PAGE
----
This one is something you have to be careful with. If your side gig is a direct competition with your day job, you probably shouldn’t be using their facilities to do your work.

Because my bosses knew that I was helping clients on the side, working on my lunch break was something I did often.

For better or worse, I would turn down getting lunch with coworkers to get work done. You can argue that I could have built my network up, etc. and that’s true – but you have to make your own decisions, and that was mine.

I would bring my laptop to work, and as long as I didn’t have a lunch meeting or pressing work to get done for my day job, this worked well.

A few times I even took sales calls during this time. Yes, I made SALES during my lunch break at my day job.

Our building had a whole floor dedicated to conference rooms, and there were usually at least 1-2 free at any given time.

If you don’t have an open conference room to work in, find a common area, like the cafeteria, a bench outside, or a nearby coffee shop.

If you drive to work, you have no excuses – your car is a PERFECT place to get work done during your lunch break.

Potential Work Time Added: 30 minutes to an hour a day

Work on Your Side Hustle After Work

I think this one is the most obvious, but maybe not. This is going to be different for each person, but you have to find some time to work on your business. Whether that’s after the kids are in bed and the spouse is asleep, or skipping your Netflix binge, you will make the time if it’s your priority.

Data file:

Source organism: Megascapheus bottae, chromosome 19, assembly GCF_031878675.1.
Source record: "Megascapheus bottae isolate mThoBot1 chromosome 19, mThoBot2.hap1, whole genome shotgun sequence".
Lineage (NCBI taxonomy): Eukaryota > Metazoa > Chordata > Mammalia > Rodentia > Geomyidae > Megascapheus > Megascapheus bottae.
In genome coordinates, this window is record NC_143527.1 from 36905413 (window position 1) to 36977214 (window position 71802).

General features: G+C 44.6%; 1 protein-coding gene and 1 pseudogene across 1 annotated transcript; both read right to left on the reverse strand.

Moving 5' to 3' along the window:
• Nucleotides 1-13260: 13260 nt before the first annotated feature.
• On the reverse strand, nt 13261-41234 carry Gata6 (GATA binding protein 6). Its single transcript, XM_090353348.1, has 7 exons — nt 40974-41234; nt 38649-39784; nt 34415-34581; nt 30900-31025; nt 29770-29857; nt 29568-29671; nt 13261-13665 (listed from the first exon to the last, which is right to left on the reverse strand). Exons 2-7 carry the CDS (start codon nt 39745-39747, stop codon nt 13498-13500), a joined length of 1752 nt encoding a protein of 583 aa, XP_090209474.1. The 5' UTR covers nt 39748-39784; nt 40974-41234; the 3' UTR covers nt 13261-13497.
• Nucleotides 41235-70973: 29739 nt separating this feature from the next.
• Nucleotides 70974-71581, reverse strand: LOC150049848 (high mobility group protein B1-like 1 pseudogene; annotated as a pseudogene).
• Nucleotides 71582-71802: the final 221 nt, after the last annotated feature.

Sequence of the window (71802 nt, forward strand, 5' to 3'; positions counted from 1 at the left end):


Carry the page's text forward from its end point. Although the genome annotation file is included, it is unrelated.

When I first started dedicating my time to my side hustle, I didn’t have a girlfriend, a roommate, or anything I HAD to be doing outside of work.

I would come home from work, make dinner, and get right to it. Honestly, my meals were totally bachelor style most of the time – often it was literally tortilla chips, guacamole, and some Frank’s hot sauce on top.

Team Avocado over here!


No one said I was making the healthiest decisions, but I was minimizing time doing things that weren’t getting me ahead and focusing that extra few minutes on my business.

I had no TV, and didn’t even have Netflix – which for a millennial is seemingly unheard of. One time I ordered the free HBO trial for 30 days, and it wrecked me. I’m glad that wasn’t free because I would have wasted even more time, and who knows if I would have made this work.

Potential Work Time Added: 2-3 hours

Work on Your Side Hustle on the Weekends

Wait, you want me to give up my weekends?

Yes, yes I do. If you’ve decided that you want to build your own business, you NEED to make sacrifices.

Here’s how far I went with this (and you can ask my friends to confirm) – I turned down EVERYTHING people asked me to do. I lived in an awesome part of Philadelphia, right in the middle of everything.

My one guy friend loved going out, and our favorite bar was 150 steps from my apartment…not kidding.

He would come into the city, go to that bar, and ask me to come out, and I’d turn him down 95% of the time. How ridiculous is that? But I was committed to making this business work.